This Mesa Class of 2020 found a way to celebrate The Mesa Tribune | The Hometown Newspaper for the city of Mesa, AZ

This Mesa Class of 2020 found a way to celebrate

May 23rd, 2020 Mesa Tribune Staff
This Mesa Class of  2020 found a way to celebrate

By Zach Alvira
Tribune Staff Writer

With their big moment reduced to a virtual exercise, a large group of Red Mountain High School seniors gathered last Thursday night to release biodegradable balloons as they celebrated their graduation.

Advertised as “6 Feet to Graduation,” the event was organized by Red Mountain senior Sydney Stang, who wanted a chance for her classmates to gather safely in person.

Stang and the other seniors, wanting more than a virtual slideshow, found a unique way to honor one another together instead of sitting in front of a computer screen.

“Everyone was really upset,” Stang said. “I would love to graduate after going to school for that many years. Having to do it online, it just didn’t feel right. We can’t end our whole year like that.”

The students, dressed in their black graduation caps and gowns, gathered at a park across the street from Red Mountain. They lined up along Brown Road as cars filled with friends, family, regular passersby – and at one point a Mesa Police cruiser – passed them by, displaying signs and honking horns.

The students released the white dove-shaped balloons into the air.

“I’m just so proud, I really am,” said Jenny Khayat, Stang’s mother. “It’s been so hectic with the two of us trying to put this together, in that moment, when they released the balloons, it was all worth it.”

Most districts last week held virtual commencements, though some – including Chandler Unified and Tempe Union – are planning to hold some kind of public commencement celebration next month or in July if social distancing guidelines can be worked out. Meanwhile, Horizon Honors Secondary School, a public charter in Ahwatukee, announced it was postponing graduation altogether until Aug. 1, when it hopes to hold an in-person commencement.

MPS Interim Superintendent Peter Lesar said the uncertainty of how the pandemic will play out over the next few months made planning for a traditional ceremony difficult.

“We are disappointed that our seniors are getting something less than every other graduating class,” Lesar said during the meeting. “The decision we have made, we believe, is the most responsible decision for all of the families we serve in Mesa Public Schools.”

Stang and Khayat brainstormed ideas to host some sort of celebration.

They referenced Hands Across America, an event that saw millions in 1986 join hands to make a human chain.

Stang posted a poll on social media asking whether an in-person ceremony that still promotes social distancing would interest other seniors. A short time later, more than 100 students expressed interest.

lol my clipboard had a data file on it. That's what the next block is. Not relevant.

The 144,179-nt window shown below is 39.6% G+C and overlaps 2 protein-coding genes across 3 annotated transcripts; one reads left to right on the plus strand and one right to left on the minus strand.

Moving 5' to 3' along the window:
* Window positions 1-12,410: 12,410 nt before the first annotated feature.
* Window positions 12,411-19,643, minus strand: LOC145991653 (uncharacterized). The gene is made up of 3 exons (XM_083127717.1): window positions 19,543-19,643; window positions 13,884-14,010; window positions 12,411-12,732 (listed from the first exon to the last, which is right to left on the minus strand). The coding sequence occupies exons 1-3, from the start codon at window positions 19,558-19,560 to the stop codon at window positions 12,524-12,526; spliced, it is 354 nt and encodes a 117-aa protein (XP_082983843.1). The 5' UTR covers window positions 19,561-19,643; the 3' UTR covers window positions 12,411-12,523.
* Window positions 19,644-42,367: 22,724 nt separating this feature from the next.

The original plan was to light and release lanterns into the sky. But not wanting to risk an accidental fire, they resorted to balloons. Stang and Khayat purchased all of the balloons for the seniors in attendance and passed them out before the ceremony.

They all cheered as the balloons floated into the air. All students were filled with joy, some became emotional.

“We all had the same feeling when graduation was canceled. I mean, who wants to just sit and have their name go across a screen?” said senior Julius Thomas. “It was heartbreaking but I when I heard about this, I knew I had to come out and see everyone one last time.” 

For many seniors in attendance, releasing the balloons signaled the end of a significant chapter in their lives – one met with adversity in a way nobody could have ever imagined when they left for spring break in March and were told they couldn’t return to school.

But it also opened a new chapter.

“I was a little shaky because the future is coming and you don’t really know what it holds for you,” Thomas said. “But it’s also exciting. Especially being able to share this moment with them. It kind of makes me a little teary to be here because I knew a lot of them when we were just kids but now we are adults. I’m really glad Sydney organized this.”

Following the ceremony, the seniors and their families gathered near an SUV that had been brought into the park where a projector screen was set up for them all to watch the virtual ceremony put on by the school.

Many families agreed that while they understood that the district had to resort to a virtual graduation, watching via computer wouldn’t have felt nearly as special.

But even without a stage, fireworks and the traditional throwing of caps in the air, the event Stang put together still allowed seniors to celebrate a significant moment in their lives.

“This is amazing, just having all these kids showing up and having all the parents drive by, it’s amazing,” Stang said, holding back tears. “It makes me happy that I can make other people happy. It makes my heart warm.

“I’m glad we were able to do something memorable like this.” 

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